“But I have spread a table before you.  I have anointed you with oil.  I have poured you enough to make your cup run over.  

“There lies before you a path so treacherous that you do not know whether you wish to travel it.  But you have no choice, for the path is life.  And you could choose to walk that path without ever heeding the invitation of the king.  You could conclude, as so many others have, that his riches cannot compare with all the other riches on offer.  You could decide on any given Sunday that you have better things to do with your time, than go to an old-fashioned banquet.  You could decide to rely on your own strength when the waters come, or the earthquake hits, or the flames overtake you, or the bullets fly.  Or you could pretend that you will never ever have to come near to the valley of the shadow of death.  But you’d be kidding yourself.

“All of us must cross the valley of the shadow of death, eventually, and other dark valleys too.  But I am with you, and I will comfort you, yea, though we walk through the valley of the shadow of death, I am with you, and you may fear no evil.  For I will always come to you.  I will follow you all the days of your life.  For it is my father’s will that you and all those that he has fashioned with his own fingers should dwell in the house of the Lord for ever.”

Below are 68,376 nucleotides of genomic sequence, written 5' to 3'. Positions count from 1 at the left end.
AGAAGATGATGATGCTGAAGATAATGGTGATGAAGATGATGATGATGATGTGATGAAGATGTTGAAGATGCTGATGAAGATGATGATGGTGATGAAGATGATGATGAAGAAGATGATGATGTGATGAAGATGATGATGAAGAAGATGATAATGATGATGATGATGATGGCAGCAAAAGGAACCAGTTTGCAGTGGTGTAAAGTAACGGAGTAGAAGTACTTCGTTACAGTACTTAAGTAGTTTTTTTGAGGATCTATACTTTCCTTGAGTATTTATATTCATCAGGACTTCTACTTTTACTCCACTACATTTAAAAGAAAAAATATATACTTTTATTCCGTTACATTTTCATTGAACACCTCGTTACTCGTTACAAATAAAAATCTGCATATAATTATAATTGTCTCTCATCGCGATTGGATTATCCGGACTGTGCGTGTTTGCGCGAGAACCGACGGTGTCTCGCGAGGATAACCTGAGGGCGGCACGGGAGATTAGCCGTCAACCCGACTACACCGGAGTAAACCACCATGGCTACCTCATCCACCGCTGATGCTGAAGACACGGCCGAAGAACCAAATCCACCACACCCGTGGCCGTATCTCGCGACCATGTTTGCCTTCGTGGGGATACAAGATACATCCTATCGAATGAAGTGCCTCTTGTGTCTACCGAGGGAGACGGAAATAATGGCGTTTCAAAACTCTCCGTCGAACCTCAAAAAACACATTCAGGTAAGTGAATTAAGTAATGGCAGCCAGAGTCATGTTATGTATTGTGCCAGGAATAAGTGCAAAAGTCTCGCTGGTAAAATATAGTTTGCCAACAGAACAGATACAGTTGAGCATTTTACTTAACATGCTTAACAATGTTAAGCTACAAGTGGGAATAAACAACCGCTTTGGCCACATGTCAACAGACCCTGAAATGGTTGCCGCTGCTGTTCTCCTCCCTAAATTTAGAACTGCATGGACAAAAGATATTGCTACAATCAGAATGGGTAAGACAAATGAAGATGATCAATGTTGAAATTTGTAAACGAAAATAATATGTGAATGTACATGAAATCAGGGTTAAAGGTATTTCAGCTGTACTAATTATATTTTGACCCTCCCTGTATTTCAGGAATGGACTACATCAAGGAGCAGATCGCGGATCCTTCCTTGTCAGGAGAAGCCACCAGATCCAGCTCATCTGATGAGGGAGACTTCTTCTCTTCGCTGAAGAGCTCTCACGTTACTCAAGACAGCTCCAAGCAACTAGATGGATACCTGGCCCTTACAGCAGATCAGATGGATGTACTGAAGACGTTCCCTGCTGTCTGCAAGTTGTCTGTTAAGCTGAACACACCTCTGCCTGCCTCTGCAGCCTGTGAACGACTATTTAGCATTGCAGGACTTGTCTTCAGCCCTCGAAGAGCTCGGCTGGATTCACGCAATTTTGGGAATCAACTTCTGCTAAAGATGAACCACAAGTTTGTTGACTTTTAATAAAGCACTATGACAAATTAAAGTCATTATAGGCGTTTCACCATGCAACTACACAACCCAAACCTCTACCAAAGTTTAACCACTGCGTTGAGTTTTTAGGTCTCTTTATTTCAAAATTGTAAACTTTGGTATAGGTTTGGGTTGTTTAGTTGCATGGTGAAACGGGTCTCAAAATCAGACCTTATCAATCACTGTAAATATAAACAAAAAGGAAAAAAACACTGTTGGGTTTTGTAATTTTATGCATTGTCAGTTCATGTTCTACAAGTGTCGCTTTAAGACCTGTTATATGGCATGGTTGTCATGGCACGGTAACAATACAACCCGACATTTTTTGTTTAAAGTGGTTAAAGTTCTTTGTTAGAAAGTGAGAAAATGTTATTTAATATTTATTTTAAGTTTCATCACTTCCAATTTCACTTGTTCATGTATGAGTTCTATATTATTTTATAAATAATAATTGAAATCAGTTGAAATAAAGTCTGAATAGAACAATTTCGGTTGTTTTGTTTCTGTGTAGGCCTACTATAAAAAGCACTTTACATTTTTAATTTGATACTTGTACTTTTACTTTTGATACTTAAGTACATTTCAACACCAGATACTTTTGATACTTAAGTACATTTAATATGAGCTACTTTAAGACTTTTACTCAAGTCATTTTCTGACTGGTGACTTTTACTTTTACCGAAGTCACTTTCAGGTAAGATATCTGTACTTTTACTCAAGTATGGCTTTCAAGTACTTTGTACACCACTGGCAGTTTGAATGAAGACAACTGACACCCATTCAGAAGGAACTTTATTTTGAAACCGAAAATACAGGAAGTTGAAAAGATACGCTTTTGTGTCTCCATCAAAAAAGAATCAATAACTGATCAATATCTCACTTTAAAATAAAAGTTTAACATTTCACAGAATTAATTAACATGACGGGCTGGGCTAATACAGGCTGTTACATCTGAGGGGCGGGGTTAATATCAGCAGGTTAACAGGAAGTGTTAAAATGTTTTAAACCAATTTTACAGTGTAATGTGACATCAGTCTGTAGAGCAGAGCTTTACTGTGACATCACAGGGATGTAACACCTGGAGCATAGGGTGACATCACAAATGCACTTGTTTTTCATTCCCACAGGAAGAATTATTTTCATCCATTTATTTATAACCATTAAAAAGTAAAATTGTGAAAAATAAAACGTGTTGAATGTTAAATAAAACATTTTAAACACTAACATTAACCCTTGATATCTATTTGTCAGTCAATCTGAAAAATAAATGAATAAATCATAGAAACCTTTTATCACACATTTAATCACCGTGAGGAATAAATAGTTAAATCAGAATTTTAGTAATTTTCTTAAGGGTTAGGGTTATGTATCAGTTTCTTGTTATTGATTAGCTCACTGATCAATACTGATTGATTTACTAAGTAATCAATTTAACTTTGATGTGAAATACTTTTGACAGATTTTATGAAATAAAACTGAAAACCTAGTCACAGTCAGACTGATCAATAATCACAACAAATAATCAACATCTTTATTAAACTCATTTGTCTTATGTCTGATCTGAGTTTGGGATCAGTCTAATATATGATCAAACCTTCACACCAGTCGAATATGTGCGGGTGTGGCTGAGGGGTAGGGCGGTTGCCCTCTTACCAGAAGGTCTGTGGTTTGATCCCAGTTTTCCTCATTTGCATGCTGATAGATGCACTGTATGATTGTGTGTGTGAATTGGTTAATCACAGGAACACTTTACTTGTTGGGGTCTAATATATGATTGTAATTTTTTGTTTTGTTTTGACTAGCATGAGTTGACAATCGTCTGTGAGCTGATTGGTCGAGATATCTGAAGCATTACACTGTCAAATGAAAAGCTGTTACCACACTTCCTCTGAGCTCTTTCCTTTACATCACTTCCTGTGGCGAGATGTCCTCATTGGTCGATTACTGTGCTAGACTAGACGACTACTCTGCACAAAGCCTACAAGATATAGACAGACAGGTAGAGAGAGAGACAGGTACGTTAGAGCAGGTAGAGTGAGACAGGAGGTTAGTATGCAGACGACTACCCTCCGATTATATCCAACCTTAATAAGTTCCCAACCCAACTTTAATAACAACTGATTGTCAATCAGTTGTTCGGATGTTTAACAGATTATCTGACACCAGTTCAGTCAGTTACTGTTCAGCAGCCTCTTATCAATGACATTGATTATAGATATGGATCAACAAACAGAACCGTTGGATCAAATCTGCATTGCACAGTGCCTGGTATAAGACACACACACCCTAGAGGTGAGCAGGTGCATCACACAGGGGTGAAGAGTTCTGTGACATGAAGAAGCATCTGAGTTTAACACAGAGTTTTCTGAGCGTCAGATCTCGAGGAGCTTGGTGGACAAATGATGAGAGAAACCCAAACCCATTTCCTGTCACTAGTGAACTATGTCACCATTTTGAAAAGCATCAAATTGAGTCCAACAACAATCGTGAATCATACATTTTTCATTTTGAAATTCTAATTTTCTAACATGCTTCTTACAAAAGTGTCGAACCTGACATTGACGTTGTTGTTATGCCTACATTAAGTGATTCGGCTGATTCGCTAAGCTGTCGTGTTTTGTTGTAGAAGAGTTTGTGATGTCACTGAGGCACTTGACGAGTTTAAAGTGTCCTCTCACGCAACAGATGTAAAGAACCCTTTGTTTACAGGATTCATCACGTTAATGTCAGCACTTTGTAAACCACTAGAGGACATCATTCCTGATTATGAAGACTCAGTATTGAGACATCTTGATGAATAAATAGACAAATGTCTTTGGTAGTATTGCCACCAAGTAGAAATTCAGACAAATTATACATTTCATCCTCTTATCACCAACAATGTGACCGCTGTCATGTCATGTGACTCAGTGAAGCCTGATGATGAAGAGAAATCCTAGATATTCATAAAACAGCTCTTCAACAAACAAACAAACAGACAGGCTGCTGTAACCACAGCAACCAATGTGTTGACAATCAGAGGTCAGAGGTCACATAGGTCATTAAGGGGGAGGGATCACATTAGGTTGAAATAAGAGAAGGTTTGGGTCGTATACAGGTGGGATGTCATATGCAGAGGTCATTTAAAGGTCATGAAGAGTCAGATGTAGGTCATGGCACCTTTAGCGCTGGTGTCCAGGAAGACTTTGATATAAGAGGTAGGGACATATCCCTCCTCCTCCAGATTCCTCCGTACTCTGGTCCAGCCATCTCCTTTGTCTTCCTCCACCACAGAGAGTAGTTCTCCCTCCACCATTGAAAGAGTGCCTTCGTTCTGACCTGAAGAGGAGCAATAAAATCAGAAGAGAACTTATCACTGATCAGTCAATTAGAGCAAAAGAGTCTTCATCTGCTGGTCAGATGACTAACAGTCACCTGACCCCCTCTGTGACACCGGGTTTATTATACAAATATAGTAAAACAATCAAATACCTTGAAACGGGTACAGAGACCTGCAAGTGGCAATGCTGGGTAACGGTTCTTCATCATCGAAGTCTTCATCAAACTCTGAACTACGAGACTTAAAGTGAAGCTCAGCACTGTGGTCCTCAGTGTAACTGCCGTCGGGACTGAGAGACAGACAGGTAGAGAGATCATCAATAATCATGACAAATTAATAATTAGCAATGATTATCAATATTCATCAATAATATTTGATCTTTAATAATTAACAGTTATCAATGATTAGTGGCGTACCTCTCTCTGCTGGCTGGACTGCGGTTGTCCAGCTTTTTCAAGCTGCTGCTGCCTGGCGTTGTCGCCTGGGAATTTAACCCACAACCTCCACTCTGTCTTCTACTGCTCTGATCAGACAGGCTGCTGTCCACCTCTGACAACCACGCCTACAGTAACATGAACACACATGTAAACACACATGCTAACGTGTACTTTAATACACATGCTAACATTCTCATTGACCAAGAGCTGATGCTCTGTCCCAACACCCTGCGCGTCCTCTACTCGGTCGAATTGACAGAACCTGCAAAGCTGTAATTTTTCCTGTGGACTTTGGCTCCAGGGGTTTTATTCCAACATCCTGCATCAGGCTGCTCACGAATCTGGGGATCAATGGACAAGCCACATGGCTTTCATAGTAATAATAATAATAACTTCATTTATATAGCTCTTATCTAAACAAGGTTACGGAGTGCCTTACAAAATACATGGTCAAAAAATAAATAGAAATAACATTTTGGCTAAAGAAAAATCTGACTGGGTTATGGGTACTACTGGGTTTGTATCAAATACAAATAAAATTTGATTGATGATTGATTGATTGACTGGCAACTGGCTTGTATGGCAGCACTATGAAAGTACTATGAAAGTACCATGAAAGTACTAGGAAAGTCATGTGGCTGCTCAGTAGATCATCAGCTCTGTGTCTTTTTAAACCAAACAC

Not quite ready to accept this offer, we object, even as he walks beside us: “But Lord, how could this be?  We have not enough faith, we have not enough hope, we have not enough love ever to earn the favor of the king.”

“Fear not,” says the shepherd, “about a lack of faith, or hope, or love.  Faith will be provided.  Hope will be provided.   Love will be provided.”


Preached by Fr. Sean Mullen

15 October 2017

Saint Mark’s Church, Philadelphia


Posted on October 15, 2017 .